In general, conditions are best in the morning. For the best chance of reaching the summit before a thunderstorm forces you to turn around, get an early start! Reaching the summit will likely take you longer than you’re expecting. 

Dollar Lake in the Unitas
Dollar Lake

Hiking Kings Peak Trail Details

Trailhead to Dollar Lake

Most people start hiking the first day from Henry’s Fork Trailhead and camp around Dollar Lake. Dollar Lake is about 7.4 miles in and about 1,500 feet of elevation gain.

It’s a pretty easy day of hiking with amazing views. You even get to see Kings Peak from the Basin.

There’s no sign for Dollar Lake and you can’t see it from the trail, so make sure you have a good map and GPS.

At Dollar Lake, there are plenty of campsites. Some people choose to camp a little further past Dollar Lake to shave off mileage on the following day, so that’s up to you.

There seemed to be a decent amount of small streams and water sources scattered in the basin in August when I went.

on the trail hiking towards Gunsight Pass
View looking towards Gunsight Pass

Dollar Lake to Gunsight Pass

This is when things get intense. My biggest piece of advice – start early!! We were on the trail hiking before 6:30 a.m. and I wish we started sooner.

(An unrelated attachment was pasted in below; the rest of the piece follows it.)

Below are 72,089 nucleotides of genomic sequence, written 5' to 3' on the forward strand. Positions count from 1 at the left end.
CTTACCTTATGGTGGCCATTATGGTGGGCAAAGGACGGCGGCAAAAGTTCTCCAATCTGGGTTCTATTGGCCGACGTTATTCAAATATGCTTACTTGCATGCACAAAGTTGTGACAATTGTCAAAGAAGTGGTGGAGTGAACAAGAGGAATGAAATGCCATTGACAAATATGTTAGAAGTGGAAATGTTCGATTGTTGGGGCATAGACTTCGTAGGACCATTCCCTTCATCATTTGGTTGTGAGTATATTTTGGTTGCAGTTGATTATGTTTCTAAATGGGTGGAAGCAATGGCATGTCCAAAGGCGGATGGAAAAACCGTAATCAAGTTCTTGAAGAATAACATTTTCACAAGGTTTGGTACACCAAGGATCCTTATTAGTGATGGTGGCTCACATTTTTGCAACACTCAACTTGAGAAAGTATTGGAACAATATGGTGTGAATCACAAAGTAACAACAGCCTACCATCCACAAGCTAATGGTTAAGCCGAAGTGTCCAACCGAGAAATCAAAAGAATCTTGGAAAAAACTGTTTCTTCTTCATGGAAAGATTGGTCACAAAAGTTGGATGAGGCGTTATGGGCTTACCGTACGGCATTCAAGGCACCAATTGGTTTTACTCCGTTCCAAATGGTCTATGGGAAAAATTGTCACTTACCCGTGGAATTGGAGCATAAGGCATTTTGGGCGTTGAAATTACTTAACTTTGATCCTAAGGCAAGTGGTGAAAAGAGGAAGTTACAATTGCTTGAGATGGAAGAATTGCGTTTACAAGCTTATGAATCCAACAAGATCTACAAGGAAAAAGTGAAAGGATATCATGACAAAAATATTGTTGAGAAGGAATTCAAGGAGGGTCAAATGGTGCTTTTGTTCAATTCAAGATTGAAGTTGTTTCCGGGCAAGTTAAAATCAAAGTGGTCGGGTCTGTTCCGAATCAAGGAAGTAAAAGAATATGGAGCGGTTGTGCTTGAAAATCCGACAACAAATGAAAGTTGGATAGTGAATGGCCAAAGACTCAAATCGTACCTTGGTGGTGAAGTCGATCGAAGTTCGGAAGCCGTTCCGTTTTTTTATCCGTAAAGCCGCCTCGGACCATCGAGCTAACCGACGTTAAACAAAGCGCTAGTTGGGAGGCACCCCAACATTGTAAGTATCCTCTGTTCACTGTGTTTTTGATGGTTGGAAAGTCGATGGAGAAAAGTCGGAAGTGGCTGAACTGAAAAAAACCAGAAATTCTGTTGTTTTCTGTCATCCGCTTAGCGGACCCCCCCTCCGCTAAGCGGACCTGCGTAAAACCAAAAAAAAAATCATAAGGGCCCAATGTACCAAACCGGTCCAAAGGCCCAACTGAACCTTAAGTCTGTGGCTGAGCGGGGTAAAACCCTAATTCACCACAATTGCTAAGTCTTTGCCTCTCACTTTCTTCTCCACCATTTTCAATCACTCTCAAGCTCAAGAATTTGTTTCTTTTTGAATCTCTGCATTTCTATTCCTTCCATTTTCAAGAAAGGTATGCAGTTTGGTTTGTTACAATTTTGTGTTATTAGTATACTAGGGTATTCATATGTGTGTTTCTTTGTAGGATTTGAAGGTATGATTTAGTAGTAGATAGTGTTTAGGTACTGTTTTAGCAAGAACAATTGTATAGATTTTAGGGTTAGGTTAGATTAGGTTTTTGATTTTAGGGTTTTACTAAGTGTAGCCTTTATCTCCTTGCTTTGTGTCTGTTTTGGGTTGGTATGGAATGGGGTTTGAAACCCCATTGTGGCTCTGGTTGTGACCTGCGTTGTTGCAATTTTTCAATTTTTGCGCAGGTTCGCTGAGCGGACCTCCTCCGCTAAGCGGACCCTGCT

If you camped at Dollar Lake, the hike starts off easy up to Gunsight Pass. From Dollar Lake, Gunsight Pass is about 2.8 miles with about 1,000 feet of elevation gain, so it’s a really nice gradual section of the trail.

At Gunsight Pass you have a decision to make – take the longer route, or attempt a shortcut via the Dome Peak Cutoff Trail.

The shortcut is hard to see from Gunsight Pass. It goes up a steep rocky section of trail, but it does cut out about 3 miles and some elevation.

The longer route goes down into Painter Basin and then curves back up towards Anderson Pass. You end up adding a little more ascent and mileage to your day.

view of Painter Basin from Gunsight Pass in the Unitas
Painter Basin view from Gunsight Pass
At Gunsight Pass hiking towards Kings Peak
A look at the shortcut from Gunsight Pass

Should you take the shortcut?